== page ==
Monthly Archives: March 2002

CAFE Defeats Saved Lifes

WASHINGTON–Sens. Tom Daschle, D-SD, and John Kerry, D-MA, conceded today that
they lacked the votes in the Senate to pass a major increase in the corporate
average fuel economy (CAFE) standards. Jerry Taylor, director of natural resour
ces studies at the Cato Institute, called it "a tremendous victory for
human health and the economy." He had the following comments:

"Environmentalists who supported an expansion of CAFE standards for
cars and light trucks are allowing their hostility to energy use to override
their common sense. For instance, the National Academy of Sciences reported
last year that the current standards are directly responsible for the deaths
of 1,300 – 2,600 motorists a year. That’s because automakers find that the
cheapest way of incr easing fuel efficiency is to reduce the size and weight
of the cars they sell, making them more dangerous to motorists in a crash.
Dramatically expanding CAFE standards would accelerate this trend and would
directly result in the deaths of hundreds, if not thousands of Americans.

"While the costs of expanding CAFE standards is steep, the benefits
are ephemer al. Expanded standards certainly wouldn’t reduce foreign oil imports.
For instance, since the CAFE standards were first introduced, the average
fuel economy more than doubled for new cars and grew by more than 50 percent
for new light trucks, but imported oil has increased from 35 to 52 percent
of U.S. consumptio n. Reducing oil demand would remove the most expensive
oil sources from the mar ket first, and foreign oil is the cheapest oil supply
source in the world. Dome stic producers, not foreign oil producers, would
be hit hardest if gasoline demand were to decline.

Read on for more

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Last Chance to Stop . . .

Activist update from the ACLU:

LAST CHANCE TO STOP DANGEROUS ANTI-TERRORISM BILL

Late Wednesday, the Washington House of Representatives passed Senate Bill
6704, the anti-terrorism bill formerly construed as House Bill 2879, and which
includes the language of the wiretap bill, HB 2416. The vote was 70 – 23, yet
it collected more "no" votes than last time the anti-terrorism bill
was before the House, and one of the "no" votes was actually mistakenly
cast but could not be changed.

This bill is now back before the Senate and we need your help to make sure
that it does not pass there! It seems likely at this time that the Senate is
prepared to vote "not to concur" with the changes the House made to
SB 6704. This Senate vote is scheduled for sometime on Saturday.

TAKE ACTION

We need all E-mail Activists to telephone and e-mail all of the Senate Democratic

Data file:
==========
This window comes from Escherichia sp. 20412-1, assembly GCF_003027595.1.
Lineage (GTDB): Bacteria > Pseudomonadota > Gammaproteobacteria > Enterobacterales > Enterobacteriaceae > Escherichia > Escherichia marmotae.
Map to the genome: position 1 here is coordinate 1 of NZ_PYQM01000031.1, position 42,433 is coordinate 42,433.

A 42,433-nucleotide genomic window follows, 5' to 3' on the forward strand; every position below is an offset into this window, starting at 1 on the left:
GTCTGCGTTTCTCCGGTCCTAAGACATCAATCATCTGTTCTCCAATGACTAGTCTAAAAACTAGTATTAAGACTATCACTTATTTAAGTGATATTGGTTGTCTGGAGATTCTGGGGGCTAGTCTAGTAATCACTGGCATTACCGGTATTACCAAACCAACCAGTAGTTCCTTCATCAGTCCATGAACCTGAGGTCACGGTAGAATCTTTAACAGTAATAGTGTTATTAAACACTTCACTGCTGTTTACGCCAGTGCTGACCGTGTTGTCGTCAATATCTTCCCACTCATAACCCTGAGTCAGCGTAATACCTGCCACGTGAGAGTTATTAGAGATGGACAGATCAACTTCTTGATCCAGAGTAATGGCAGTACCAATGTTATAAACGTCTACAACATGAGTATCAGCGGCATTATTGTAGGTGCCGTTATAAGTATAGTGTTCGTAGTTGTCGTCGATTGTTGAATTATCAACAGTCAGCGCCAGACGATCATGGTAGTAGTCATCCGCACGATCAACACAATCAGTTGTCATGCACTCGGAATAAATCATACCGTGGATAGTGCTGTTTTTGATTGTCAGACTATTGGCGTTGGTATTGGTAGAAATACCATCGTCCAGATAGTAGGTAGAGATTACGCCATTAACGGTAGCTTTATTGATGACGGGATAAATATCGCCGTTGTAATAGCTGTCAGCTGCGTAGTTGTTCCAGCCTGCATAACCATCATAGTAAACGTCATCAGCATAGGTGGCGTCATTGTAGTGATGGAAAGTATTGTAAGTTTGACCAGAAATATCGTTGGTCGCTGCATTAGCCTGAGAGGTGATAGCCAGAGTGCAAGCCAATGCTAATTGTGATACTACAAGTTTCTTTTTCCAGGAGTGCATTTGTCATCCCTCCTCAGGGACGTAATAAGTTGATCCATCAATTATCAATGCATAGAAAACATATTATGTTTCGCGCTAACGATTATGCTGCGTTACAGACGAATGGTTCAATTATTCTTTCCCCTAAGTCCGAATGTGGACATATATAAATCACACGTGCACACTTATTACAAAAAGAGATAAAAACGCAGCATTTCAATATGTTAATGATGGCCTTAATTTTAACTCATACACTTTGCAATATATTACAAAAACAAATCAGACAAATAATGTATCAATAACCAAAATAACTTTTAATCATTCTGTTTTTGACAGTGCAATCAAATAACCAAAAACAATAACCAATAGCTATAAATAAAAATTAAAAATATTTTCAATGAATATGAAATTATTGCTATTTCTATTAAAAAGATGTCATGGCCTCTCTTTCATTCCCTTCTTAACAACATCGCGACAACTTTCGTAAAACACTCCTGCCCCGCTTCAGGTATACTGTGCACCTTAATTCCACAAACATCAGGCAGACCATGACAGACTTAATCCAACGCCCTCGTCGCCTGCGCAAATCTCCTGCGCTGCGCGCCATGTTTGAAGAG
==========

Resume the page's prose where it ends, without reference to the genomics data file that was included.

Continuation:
leadership listed below, and any other Senator you know, or who directly represents
you. Please start making your calls and e-mails late Friday afternoon and continuing
on through Saturday morning.

Your brief message should be: "Please do not concur with the House amendments
to Senate Bill 6704. The House wiretap and terrorism language is overbroad and
dangerous to civil liberties." . . .

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Ellen Rony on ICANN

Interesting observations:

This presents an interesting conundrum for the DOC-ICANN MoU, notwithstanding the pesky issue of who gets to determin what content is “kids-safe”–and how.

Consider:
* ICANN rejected four .KIDs applications in its new TLD process
* New Net launched a .KIDS in its first round of alternative TLDs
* A .KIDS TLD already exists in the parallel root server system http://root-dns.org/VueDig/VueDig_tld.php?record=NS&tld=kids&submit=Submit

All hail “Internet stability”.

Church Condemns “radical libertarianism” on internet

Ethics in Internet

The ideology of radical libertarianism is both mistaken and harmful?not least, to legitimate free expression in the service of truth. The error lies in exalting freedom “to such an extent that it becomes an absolute, which would then be the source of values….In this way the inescapable claims of truth disappear, yielding their place to a criterion of sincerity, authenticity and ‘being at peace with oneself’ There is no room for authentic community, the common good, and solidarity in this way of thinking.

Ouch. As a Catholic this harsh criticism from the Church concerns me. They seem to be having as much trouble as anyone adjusting to the changes brought on by the net.